Cerebral palsy refers to a whole group of physical disabilities that are non-progressive and non-contagious in nature. As the term suggests, the disability springs from brain dysfunction, and results in impaired body movement.
The nervous system comprises the brain, spinal cord, and numerous intertwining nerve fibers that connect delicate tissue. Cerebral palsy (CP) is a nervous-system dysfunction, that results from damage of nerve tissue in and around the brain, and non-progressive disturbances within the developing brain. The term is derived from ‘cerebral’―a reference to brain segments such as the cerebrum, cortex, and cerebellum, and ‘palsy’―a medical term that relates to movement disorder. It is caused by any damage to the brain’s motor control centers. Such damage can occur during pregnancy, childbirth, or even later on, up to the age of three. The onslaught affects the development of body posture and movement, and limits activity. CP manifests in the form of distraught sensation, cognition and perception to internal and external stimuli, development of epilepsy, musculoskeletal diseases, and communication and behavior issues. The condition was first identified in 1860 by Dr. William Little.
The most common type is Spastic CP. The condition manifests due to a damage to the corticospinal tract. This inhibits the ability of the nervous system to receive vital gamma amino butyric acid in the affected region, thus resulting in distorted body movements. Spastic hemiplegia affects one side of the body. Injury to the muscle-nerves controlled by the brain’s right side causes deficit on the left side, and vice versa. Spastic diplegia affects the lower extremities. The condition manifests in the form of a scissors gait, flexed knees and hips, and strabismus or cross-eyes. Spastic quadriplegia, on the other hand, affects all four limbs equally. The condition is characterized by hemiparetic tremors.
CP approximately affects 2 in every 1,000 live births. Research reveals that the incidence rate is higher in males, at a ratio of 1.33. The incidence increases with very low-weight and/or premature babies, regardless of the quality of prenatal and postnatal care. Comorbidities observed in children suffering the onslaught of the condition include mental disadvantage, blindness, and active seizures. The diagnosis involves CT and Magnetic Resonance Imaging.
The condition cannot be cured, but with the help of various treatment and therapies, it can help improve the child’s capabilities. In many children the improvement can be as good as a normal person. To get the best results from the treatment, it should be started as soon as it is diagnosed. The treatment totally depends upon the type of cerebral palsy. Following are some of the treatments which may help in improving this condition.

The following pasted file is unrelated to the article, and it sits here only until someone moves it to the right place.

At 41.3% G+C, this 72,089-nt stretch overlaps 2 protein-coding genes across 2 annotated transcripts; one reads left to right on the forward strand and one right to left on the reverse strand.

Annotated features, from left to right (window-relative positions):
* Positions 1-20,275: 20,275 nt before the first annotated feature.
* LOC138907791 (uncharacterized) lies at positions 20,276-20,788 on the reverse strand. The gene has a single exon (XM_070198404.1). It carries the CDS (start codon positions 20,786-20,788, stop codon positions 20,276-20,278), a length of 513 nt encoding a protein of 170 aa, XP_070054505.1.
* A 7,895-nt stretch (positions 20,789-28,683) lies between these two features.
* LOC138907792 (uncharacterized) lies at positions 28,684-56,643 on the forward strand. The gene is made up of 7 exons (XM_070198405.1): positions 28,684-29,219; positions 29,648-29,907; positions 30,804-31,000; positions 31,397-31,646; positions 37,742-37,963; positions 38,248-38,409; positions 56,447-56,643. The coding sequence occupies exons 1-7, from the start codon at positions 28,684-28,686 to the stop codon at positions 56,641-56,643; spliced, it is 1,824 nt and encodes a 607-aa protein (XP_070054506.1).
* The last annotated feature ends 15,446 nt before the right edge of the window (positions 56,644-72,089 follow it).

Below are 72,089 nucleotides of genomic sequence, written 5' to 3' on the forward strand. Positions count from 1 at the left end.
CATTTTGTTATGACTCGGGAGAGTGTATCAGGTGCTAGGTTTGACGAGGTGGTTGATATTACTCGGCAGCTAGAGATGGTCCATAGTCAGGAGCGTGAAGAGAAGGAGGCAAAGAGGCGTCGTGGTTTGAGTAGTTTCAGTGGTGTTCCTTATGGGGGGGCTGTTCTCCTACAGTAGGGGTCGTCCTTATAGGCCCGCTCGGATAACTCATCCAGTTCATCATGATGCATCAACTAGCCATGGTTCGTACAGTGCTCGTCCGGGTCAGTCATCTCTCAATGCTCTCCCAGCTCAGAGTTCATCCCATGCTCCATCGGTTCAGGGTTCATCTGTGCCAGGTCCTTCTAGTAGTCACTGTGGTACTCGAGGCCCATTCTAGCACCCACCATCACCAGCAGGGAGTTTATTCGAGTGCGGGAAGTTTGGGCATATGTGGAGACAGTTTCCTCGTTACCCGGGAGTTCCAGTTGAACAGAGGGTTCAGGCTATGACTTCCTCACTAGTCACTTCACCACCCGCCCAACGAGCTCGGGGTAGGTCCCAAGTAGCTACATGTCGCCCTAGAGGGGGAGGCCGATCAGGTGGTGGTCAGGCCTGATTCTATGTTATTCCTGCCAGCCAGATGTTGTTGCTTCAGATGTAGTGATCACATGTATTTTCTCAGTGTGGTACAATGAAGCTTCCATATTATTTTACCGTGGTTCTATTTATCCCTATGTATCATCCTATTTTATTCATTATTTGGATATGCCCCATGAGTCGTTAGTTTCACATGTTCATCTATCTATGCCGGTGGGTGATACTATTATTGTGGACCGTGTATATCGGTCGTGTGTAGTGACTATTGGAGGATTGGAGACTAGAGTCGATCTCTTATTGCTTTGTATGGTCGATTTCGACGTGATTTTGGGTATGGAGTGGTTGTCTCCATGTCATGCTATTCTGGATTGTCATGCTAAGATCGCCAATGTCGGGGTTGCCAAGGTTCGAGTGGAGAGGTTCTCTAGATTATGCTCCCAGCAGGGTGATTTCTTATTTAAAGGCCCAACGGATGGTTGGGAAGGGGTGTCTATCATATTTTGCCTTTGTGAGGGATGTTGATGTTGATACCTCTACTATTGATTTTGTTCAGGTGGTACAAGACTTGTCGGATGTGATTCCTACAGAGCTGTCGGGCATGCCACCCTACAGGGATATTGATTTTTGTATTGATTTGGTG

- Drugs, such as benzodiazepienes, intrathecal phenol/baclofen and baclofen, to control seizures, muscle spasms and alleviate pain.
- Surgery to rectify anatomical abnormalities and/or relax taut muscles.
- Botox, to address contracting muscles.
- Administration of hyperbaric oxygen, to improve oxygen availability to damaged brain cells.
To improve everyday skills like talking, understanding, learning, and developing social and interpersonal skills, few therapies are very commonly used, and are quite effective.
- Speech therapy to control the mouth and jaw muscles and improve communication.
- Physical therapy to improve gait and volitional movement.
- Occupational therapy to adapt to limitations and live independently.
- Medical intervention via communication aids such as computers fitted with voice synthesizers.
- Standing frames to help reduce spasticity.
- Neuro-cognitive therapy and patterning.
Recently, German doctors performed stem cell therapy on a 2-year old boy, for the first time. The therapy was performed taking frozen blood from his umbilical cord. The initiative was a success and the boy, who was in a vegetative state, started talking and walking.
Cerebral palsy is characterized by abnormal muscle tone and poor motor reflexes. Hence, the treatment options for this condition focus on improving motor development and coordination. They are all designed to address and correct varying extent bone deformities and contractures. The most important of all treatment options is medical and social intervention to educate the family on the causes of onslaught and the fatalities in the continuum of motor dysfunction.
Disclaimer: This HealthHearty article is for informative purposes only, and should not be replaced for the advice of a medical professional.